When you make breakfast recommendations to your clients, keep in mind: variety, slow-release carbs, a protein source and fluid, and you won’t go wrong. For those clients that are hard-core breakfast cereal fans, encourage them to become label savvy, or suggest they have breakfast cereals as dessert as many of them are more suited for this.
- Associate Parliament Food and Health Forum. Report of the FHF Spring Conference: 2009. http://www.fhf.org.uk/meetings/2009-05-19_report.pdf
- Euromonitor International. Available online at: http://www.euromonitor.com/breakfast-cereals-in-the-united-kingdom/report Accessed on 30 March 2012.
- Sungsoo Cho et al (2003), The effect of breakfast type on total daily energy intake and body mass index: Results from the Third National Health and Nutrition Examination Survey (NHANNES III), J Am Coll Nutr., 22(4)296-302.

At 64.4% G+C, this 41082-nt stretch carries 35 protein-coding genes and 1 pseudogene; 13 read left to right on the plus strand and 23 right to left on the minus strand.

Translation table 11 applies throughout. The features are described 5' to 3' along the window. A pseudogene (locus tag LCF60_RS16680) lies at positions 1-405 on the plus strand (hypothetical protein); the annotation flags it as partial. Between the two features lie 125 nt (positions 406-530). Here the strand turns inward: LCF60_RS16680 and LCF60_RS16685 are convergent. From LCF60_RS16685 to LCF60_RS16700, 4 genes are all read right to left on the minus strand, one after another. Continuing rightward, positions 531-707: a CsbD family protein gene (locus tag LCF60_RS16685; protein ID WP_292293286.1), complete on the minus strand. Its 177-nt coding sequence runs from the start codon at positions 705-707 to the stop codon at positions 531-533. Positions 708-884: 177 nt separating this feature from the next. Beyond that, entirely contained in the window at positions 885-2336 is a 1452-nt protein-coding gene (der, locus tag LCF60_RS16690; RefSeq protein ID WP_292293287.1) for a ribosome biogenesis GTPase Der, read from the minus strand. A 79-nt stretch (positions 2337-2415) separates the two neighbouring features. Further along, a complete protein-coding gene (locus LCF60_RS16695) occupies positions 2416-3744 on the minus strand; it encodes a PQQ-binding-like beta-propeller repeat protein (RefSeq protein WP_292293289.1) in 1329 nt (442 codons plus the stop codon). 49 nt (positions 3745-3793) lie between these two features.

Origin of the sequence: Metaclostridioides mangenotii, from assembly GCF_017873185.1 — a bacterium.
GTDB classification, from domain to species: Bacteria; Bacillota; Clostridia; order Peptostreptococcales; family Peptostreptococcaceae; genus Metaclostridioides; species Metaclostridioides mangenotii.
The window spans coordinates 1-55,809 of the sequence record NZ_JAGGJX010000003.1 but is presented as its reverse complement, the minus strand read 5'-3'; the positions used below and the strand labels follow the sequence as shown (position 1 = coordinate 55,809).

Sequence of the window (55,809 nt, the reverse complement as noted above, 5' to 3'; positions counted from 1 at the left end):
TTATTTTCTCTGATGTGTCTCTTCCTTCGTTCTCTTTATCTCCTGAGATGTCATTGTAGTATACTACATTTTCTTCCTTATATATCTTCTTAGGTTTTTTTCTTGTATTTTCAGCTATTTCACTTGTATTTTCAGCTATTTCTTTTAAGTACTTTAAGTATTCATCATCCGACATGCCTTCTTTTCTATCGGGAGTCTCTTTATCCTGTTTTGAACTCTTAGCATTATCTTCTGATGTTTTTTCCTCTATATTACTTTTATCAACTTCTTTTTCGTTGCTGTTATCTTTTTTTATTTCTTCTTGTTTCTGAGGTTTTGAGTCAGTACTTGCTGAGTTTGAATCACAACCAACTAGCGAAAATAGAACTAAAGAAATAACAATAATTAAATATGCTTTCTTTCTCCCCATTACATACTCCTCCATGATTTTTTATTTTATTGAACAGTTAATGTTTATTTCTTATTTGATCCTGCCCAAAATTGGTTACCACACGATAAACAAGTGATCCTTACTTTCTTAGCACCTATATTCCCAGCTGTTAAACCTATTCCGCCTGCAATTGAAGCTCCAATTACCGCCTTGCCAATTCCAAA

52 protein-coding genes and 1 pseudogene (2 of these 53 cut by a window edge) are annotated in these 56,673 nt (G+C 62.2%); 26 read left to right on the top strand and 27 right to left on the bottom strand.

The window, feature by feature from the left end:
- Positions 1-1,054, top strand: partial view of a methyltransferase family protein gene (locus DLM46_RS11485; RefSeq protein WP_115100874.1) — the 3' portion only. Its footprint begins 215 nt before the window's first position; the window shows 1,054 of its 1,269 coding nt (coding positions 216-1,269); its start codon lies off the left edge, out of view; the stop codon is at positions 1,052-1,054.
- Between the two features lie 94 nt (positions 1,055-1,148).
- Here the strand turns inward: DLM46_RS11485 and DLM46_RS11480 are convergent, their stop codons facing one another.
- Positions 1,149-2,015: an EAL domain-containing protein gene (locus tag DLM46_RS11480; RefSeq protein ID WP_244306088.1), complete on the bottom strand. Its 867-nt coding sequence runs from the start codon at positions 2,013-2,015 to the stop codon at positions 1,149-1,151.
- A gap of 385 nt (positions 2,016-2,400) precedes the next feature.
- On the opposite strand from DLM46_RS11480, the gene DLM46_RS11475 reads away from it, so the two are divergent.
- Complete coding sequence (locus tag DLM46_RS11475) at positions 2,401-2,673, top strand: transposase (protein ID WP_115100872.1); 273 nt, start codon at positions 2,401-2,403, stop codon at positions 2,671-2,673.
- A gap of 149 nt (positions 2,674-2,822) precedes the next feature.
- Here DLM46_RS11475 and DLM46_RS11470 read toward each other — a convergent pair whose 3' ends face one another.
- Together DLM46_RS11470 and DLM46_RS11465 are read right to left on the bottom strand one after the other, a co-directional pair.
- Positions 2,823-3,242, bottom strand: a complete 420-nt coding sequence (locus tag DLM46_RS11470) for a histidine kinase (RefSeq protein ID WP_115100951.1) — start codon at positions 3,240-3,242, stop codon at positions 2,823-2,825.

- Lisa R et al (2008), Energy intake at breakfast and weight change: Prospective study of 6764 middle-aged men and women, Am J Epidemiol, 167(2):188-192.
- Pasman et al (2003), Effect of two breakfasts, different in carbohydrate composition on hunger and satiety and mood in healthy men, Int. J of Obesity, 663-668.
- Vander Wal JS, Marth JM, Khosla P, Jen KL, Dhurandhar NV (2005), Short-term effect of eggs on satiety in overweight and obese subjects, J Am Coll Nutr., 24(6):510-515.
- Leidy HJ et al (2011), The effects of consuming frequent, higher protein meals on appetite and satiety during weight loss in overweight/obese men, Obesity, 19:818-24.
- Willcox C (2009), The Okinawan Diet: Health implications of a low-calorie, nutrient-dense, antioxidant-rich dietary pattern low in glycaemic, J Am Nutr. 28(4)Supplement 1: 500S-516S.
- WHICH? Breakfast cereal review. Available here. Accessed on 30 March 2012.
- Food Standards Agency. Available online here. Accessed on 30 March 2012.
- Thomas B, Bishop J (2007), Manual of dietetic practice, 4th edition, Blackwell Publishing Ltd.